The Omicron variant has triggered an unprecedented spike in new cases. Anthony Fauci said the spike in hospitalizations isn’t at the same pace as infections, but he noted it’s still early.
The Omicron variant has spread like wildfire across the country, with some states seeing record peaks of infections and startling spikes of new cases.
Hospitalizations are rising in many states as well, with some states seeing pandemic peaks in recent weeks. Anthony Fauci, the White House’s chief medical adviser, said the rise in new COVID-19 cases is “unprecedented”, but the spike in hospitalizations isn’t quite mirroring the surge in new cases.
In a shift, Fauci said on ABC’s “This Week” that the number of hospitalizations stands as the most crucial number to watch.
“As you get further on and the infections become less severe, it is much more relevant to focus on the hospitalizations as opposed to the total number of cases,” Fauci said.
Fauci offered some caveats on hospitalizations due to Omicron. He noted COVID-19 hospitalizations are often a lagging indicator and said big spikes in hospitalizations can occur weeks after a wave of new infections.
He noted some encouraging signs from South Africa and the United Kingdom that Omicron is less severe, and those requiring hospitalizations were discharged in a shorter amount of time.
Given the rapid spread of the Omicron variant, Fauci said the big concern is that tens of millions of Americans remain unvaccinated and could be at higher risk of severe illness and hospitalization. Healthcare systems could be overwhelmed if they see continued spikes in hospitalizations.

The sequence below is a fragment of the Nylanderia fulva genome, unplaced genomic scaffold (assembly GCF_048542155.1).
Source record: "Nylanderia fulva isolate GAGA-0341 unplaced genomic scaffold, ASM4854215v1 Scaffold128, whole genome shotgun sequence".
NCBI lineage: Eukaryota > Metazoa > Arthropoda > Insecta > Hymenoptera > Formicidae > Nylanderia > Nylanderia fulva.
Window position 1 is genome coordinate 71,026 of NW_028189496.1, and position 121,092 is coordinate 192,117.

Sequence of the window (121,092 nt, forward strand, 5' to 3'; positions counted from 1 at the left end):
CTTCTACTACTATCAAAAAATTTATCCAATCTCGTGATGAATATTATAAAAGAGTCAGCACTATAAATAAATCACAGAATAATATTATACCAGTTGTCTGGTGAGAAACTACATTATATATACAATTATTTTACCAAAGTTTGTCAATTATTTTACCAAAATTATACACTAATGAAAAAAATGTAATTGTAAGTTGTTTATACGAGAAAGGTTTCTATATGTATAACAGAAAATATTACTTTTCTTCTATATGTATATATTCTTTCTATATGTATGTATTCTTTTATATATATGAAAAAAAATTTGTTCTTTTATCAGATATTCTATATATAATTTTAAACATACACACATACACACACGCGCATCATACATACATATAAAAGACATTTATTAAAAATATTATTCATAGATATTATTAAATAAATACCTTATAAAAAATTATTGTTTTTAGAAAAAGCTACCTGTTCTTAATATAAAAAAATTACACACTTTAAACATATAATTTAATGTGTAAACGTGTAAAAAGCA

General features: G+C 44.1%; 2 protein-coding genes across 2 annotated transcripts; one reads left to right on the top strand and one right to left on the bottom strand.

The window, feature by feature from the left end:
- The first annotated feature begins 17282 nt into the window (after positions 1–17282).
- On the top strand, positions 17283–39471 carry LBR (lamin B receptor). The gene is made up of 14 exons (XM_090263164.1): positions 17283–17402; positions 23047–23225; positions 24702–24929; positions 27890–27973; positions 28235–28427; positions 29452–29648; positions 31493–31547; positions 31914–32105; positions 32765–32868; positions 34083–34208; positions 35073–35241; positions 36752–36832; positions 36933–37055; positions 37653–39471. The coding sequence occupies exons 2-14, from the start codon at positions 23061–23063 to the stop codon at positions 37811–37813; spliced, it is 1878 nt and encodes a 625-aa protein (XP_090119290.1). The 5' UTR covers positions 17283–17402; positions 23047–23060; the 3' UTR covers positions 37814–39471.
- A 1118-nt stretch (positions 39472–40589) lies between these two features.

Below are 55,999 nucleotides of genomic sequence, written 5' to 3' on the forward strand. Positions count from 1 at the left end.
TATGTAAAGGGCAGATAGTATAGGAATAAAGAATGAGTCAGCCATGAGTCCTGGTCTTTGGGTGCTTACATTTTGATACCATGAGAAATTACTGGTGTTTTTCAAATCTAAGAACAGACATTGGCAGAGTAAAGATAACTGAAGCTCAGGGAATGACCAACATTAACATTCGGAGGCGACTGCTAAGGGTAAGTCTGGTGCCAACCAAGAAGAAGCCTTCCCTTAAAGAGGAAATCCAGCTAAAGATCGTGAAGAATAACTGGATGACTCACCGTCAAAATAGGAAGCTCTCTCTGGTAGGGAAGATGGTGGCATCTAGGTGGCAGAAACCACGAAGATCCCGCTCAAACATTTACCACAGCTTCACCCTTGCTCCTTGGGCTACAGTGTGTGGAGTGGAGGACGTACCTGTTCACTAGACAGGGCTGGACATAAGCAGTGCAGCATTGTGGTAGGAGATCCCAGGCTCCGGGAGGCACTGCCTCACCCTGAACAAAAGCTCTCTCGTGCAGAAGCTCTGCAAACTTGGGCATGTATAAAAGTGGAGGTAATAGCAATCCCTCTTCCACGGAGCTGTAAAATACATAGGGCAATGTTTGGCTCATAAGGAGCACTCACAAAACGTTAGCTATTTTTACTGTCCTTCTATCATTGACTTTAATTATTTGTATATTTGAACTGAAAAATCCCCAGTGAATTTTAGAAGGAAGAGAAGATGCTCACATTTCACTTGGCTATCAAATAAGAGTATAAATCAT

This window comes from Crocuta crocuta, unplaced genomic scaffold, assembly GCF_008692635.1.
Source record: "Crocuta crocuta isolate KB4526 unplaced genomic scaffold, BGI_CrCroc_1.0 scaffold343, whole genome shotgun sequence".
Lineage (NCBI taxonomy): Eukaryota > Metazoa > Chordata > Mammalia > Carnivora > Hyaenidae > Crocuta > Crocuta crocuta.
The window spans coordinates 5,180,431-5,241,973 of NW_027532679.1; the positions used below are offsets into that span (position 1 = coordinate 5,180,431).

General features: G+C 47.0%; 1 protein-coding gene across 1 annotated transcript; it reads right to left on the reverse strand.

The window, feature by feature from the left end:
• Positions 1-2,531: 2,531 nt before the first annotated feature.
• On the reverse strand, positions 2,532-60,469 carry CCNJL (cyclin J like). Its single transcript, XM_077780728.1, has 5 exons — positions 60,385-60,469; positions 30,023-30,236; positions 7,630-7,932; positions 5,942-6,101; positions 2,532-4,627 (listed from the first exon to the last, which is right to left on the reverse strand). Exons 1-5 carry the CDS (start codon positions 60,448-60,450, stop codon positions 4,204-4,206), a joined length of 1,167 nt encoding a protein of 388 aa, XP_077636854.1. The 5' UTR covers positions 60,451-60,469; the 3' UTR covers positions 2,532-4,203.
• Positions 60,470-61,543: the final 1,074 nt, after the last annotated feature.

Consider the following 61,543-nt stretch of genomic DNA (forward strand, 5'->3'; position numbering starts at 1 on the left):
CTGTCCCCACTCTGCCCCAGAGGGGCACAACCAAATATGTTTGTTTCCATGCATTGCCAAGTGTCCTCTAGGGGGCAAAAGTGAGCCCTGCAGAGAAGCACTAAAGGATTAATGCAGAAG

“Even if you have a less of a percentage of severity, when you have multi-multi-multi-fold more people getting infected, the net amount is you’re still going to get a lot of people that are going to be needing hospitalization,” Fauci said in the ABC interview. “And that’s the reason why we’re concerned about stressing and straining the hospital system.”
Hospital leaders across the country have warned the spike of Omicron cases and hospitalizations is threatening their ability to provide care. With staffing shortages and more patients coming in for non-COVID reasons, some hospital officials said this is the most challenging time they have faced in the pandemic.
Some states have asked hospitals to postpone non-urgent surgeries, and many systems have taken that step on their own.
Health officials have said they are concerned the rapid spread of Omicron could add to staff shortages if more doctors, nurses and other healthcare professionals are infected.
Just before the holidays, the U.S. Centers for Disease Control and Prevention reduced the isolation time for healthcare workers if they are infected. Healthcare systems can reduce isolation time even more if they are facing severe staffing shortages, the CDC said.
In interviews on ABC and CNN Sunday, Fauci also said the government may look to add a negative test to go along with its reduced isolation guidance for the general population.
On Dec. 27, the CDC said those who are asymptomatic or aren’t running a fever only need to isolate themselves for five days, but should wear a mask around others for five days. Previously, the CDC said those who are infected should isolate for 10 days.
Fauci acknowledged criticism from some healthcare leaders and said there may be a recommendation to get a negative test after five days. While he said the likelihood of transmission drops after five days and the new recommendations are aimed at dealing with the big spike in Omicron infections, Fauci said additional guidance from the CDC would be coming soon.